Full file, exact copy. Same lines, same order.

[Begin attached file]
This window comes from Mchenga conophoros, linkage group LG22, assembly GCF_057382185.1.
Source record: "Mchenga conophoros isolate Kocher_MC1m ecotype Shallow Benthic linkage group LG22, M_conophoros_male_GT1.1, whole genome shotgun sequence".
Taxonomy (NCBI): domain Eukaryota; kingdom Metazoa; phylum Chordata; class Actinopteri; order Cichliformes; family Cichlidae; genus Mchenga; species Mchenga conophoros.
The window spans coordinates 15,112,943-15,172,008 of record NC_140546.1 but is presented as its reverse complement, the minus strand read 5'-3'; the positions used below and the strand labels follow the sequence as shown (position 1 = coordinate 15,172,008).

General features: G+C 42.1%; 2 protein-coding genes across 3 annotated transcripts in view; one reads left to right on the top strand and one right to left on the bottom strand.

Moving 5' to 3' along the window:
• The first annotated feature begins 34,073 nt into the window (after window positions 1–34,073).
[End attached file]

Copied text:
This window comes from Mchenga conophoros, linkage group LG22, assembly GCF_057382185.1.
Source record: "Mchenga conophoros isolate Kocher_MC1m ecotype Shallow Benthic linkage group LG22, M_conophoros_male_GT1.1, whole genome shotgun sequence".
Taxonomy (NCBI): domain Eukaryota; kingdom Metazoa; phylum Chordata; class Actinopteri; order Cichliformes; family Cichlidae; genus Mchenga; species Mchenga conophoros.
The window spans coordinates 15,112,943-15,172,008 of record NC_140546.1 but is presented as its reverse complement, the minus strand read 5'-3'; the positions used below and the strand labels follow the sequence as shown (position 1 = coordinate 15,172,008).

General features: G+C 42.1%; 2 protein-coding genes across 3 annotated transcripts in view; one reads left to right on the top strand and one right to left on the bottom strand.

Moving 5' to 3' along the window:
• The first annotated feature begins 34,073 nt into the window (after window positions 1–34,073).